Valle de Cocora – Unique Wax Palm Landscape
This is my ninth post from a recent trip to Colombia with my favourite travel company, Vancouver based Adventures Abroad. In the last post, after traveling by plane and bus to the remote town of Salento, we visited the nearby El Ocaso coffee farm and I finally got a taste of just how good real, fresh coffee can be. In that post I commented that I wasn’t that enthused in advance about the coffee farm visit, but certainly changed my mind after being there. The subject of this post is just the opposite. From the time I looked up ‘hiking in the Valle de Cocora’ on my web browser after seeing it on the itinerary, I thought it would be a highlight of the trip and I can now confirm that it was. Please read on and I’ll explain why.
Valle de Cocora
The Valle de Cocora was apparently named for a pre-Columbian Quimbaya princess and translates as ‘star of water’ and the upper reaches of the area being a cloud forest with almost perpetual water vapour in the air, it makes sense. However, don’t let that description put you off. While the tops of the Andean foothills might be steeped in cloud most of the time, the valley can equally be bathed in sunlight. The photos that follow will give a better picture.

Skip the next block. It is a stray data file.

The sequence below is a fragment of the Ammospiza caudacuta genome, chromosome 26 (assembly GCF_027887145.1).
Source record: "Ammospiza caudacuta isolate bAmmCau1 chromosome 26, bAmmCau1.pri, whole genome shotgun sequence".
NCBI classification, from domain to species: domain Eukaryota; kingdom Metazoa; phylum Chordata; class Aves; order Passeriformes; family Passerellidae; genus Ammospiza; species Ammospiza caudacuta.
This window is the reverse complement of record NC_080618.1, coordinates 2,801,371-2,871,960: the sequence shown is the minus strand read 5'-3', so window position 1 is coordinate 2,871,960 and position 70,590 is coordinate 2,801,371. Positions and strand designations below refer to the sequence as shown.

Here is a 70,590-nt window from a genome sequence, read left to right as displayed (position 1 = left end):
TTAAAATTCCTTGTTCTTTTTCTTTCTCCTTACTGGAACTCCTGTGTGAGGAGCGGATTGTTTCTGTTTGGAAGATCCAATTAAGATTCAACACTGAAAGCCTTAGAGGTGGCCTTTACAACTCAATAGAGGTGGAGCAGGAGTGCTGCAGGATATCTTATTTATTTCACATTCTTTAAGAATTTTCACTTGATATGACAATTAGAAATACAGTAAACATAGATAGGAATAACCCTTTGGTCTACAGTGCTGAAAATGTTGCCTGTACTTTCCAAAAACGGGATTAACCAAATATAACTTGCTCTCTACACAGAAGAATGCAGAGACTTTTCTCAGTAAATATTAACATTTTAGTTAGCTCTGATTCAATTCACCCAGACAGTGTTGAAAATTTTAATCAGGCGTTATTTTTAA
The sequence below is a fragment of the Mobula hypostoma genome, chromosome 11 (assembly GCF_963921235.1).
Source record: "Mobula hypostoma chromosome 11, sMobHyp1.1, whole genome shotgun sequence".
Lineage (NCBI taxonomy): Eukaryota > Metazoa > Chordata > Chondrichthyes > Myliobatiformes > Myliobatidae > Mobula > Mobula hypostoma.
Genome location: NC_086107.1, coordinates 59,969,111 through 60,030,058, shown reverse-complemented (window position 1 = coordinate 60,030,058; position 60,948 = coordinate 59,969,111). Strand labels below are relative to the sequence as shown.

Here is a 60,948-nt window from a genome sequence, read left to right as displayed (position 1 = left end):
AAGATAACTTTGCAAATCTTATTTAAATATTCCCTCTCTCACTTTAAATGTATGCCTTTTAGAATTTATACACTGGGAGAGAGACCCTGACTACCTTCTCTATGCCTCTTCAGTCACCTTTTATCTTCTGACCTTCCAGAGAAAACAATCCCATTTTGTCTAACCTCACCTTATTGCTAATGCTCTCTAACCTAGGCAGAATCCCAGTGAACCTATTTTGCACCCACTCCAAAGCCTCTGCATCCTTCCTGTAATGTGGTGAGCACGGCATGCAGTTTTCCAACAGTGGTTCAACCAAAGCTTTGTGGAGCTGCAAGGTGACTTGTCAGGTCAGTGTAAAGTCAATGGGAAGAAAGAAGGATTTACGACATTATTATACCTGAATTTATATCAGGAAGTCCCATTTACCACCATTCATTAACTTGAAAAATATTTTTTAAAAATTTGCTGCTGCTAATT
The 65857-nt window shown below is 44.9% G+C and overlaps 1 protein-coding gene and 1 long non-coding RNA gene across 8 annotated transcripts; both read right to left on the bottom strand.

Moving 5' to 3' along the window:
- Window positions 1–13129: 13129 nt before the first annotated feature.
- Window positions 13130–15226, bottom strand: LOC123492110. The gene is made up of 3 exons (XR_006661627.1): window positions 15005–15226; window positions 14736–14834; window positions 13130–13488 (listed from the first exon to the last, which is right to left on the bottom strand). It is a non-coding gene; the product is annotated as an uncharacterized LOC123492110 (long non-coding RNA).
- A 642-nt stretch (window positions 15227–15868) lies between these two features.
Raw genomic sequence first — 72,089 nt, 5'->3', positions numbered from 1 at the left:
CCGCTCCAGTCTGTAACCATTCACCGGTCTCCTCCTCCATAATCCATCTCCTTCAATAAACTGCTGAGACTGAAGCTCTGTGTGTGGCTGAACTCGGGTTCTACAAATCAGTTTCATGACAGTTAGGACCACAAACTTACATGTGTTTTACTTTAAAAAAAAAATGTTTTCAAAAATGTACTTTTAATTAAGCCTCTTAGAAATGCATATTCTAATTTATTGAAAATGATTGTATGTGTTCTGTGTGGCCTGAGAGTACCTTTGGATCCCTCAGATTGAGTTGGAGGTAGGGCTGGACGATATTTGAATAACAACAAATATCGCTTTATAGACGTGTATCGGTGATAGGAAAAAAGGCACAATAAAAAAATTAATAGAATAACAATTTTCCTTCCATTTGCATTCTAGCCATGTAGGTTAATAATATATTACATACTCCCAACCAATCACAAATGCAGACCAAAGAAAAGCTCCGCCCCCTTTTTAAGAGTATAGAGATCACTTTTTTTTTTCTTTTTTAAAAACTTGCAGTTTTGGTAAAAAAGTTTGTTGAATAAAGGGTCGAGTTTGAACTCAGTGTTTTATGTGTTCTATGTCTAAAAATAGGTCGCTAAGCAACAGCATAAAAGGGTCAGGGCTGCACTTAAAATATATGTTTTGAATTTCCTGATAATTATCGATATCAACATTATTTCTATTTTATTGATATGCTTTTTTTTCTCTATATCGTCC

What makes the Valle de Cocora so alluring is that it contains a landscape that is unique on earth. Let me emphasize that – there is no other place on the planet like this valley. Why? One thing, a tree, the wax palm. Now don’t be thinking, “If you’ve seen one palm tree you’ve seen them all”. There are in fact over 2,500 species of palm trees and one has to be the biggest and in many people’s opinion, including mine, the most beautiful. I used to think it was the stately royal palms that grace MacGregor Boulevard in Fort Myers, but after seeing the wax palms of the Valle de Cocora, I’ve switched loyalties. OK, time to get moving.
The Valle de Cocora is about a fifteen minute ride from Salento plaza and virtually everyone gets to it by taking one of the fleet of Jeep Willys that are stationed there. They are lots of fun and you can stand up along the way, just be wary of the frequent jolts that can send a camera or smart phone flying out of you hand.
The pavement runs out as you get near to the end of the road and the Willys driver lets us off in a pretty muddy field and then lines himself up with others in a colourful array, waiting for enough people to warrant a return trip to Salento.
That could be a while because every one here seems to be getting ready to head out and not back to town. There is quite a mishmash of various groups including quite a few Colombian, or at least Spanish speaking, teenagers most of whom are getting saddled up to head out on horseback. While they were waiting for the orders to ride out, this mule came nonchalantly along without anyone leading him and calmly picked his way through the crowd heading for some destination only he knew.